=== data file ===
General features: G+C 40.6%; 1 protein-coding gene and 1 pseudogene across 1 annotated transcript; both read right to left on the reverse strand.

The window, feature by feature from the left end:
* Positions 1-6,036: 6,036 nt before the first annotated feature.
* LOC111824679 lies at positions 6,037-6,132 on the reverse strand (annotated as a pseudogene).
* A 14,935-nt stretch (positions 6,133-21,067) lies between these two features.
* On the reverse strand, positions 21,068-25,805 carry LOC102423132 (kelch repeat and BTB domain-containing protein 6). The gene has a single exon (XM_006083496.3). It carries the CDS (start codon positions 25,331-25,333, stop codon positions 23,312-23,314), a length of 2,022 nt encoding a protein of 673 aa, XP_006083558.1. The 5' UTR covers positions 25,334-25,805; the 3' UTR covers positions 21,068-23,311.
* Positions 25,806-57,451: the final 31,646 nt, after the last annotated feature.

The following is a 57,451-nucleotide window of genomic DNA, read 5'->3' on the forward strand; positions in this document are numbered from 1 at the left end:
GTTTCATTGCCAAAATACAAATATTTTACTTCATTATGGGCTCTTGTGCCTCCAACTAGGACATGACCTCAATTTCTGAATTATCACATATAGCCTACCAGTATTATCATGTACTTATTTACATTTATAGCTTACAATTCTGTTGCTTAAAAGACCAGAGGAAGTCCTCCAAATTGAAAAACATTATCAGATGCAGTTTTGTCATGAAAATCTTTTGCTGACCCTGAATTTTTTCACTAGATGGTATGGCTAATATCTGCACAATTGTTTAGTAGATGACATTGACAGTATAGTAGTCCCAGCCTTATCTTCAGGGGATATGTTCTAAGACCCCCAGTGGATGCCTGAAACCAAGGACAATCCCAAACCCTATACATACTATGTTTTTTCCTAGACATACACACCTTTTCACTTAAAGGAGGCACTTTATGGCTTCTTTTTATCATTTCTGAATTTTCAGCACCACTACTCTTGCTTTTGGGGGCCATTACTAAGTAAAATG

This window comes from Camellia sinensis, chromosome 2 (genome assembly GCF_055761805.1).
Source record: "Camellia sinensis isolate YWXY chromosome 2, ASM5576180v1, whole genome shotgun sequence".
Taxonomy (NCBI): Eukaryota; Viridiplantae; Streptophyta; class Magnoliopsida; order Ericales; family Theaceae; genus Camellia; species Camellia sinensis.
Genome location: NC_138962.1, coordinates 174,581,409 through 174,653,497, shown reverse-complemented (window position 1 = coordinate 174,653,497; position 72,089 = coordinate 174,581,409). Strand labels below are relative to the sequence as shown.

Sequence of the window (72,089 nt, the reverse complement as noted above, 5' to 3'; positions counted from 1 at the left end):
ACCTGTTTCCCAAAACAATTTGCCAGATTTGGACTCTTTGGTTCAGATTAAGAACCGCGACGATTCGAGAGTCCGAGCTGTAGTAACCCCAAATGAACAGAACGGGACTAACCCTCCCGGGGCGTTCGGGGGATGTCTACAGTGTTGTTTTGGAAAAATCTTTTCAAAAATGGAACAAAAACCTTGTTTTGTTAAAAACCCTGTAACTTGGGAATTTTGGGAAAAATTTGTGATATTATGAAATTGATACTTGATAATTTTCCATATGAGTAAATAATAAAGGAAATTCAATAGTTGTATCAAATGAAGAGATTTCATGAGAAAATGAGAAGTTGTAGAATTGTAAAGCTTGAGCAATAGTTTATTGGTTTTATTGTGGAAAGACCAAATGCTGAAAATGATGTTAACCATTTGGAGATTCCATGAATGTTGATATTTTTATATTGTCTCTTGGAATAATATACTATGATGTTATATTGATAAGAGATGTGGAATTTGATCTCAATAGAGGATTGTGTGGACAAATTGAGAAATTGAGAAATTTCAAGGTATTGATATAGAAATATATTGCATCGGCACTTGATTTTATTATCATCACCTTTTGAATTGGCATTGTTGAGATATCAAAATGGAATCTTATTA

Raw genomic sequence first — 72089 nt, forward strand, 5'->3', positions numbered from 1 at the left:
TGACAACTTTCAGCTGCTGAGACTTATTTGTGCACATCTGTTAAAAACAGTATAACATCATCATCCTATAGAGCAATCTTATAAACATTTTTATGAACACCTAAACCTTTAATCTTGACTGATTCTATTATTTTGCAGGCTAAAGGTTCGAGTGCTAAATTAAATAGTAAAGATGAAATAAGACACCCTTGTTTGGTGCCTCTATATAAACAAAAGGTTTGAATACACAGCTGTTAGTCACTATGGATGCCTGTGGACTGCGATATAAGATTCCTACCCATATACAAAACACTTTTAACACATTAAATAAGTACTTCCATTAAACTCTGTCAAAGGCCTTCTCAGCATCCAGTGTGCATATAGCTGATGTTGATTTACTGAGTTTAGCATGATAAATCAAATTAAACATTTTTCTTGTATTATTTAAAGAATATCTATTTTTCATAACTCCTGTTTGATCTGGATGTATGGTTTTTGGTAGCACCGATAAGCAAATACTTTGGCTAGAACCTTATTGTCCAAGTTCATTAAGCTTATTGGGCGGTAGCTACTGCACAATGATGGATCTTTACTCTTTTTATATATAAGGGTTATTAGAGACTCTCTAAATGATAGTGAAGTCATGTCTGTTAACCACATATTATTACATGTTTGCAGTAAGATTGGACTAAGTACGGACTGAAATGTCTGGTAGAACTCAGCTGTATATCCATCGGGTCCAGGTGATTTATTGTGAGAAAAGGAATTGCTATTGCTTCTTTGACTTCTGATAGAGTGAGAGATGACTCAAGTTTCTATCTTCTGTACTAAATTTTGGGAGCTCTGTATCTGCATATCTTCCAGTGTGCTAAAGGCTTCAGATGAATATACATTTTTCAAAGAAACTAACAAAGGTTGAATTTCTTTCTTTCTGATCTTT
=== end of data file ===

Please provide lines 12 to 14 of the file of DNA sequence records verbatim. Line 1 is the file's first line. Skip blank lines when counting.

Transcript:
Taxonomy (NCBI): Eukaryota; Viridiplantae; Streptophyta; class Magnoliopsida; order Ericales; family Theaceae; genus Camellia; species Camellia sinensis.
Genome location: NC_138962.1, coordinates 174,581,409 through 174,653,497, shown reverse-complemented (window position 1 = coordinate 174,653,497; position 72,089 = coordinate 174,581,409). Strand labels below are relative to the sequence as shown.

Sequence of the window (72,089 nt, the reverse complement as noted above, 5' to 3'; positions counted from 1 at the left end):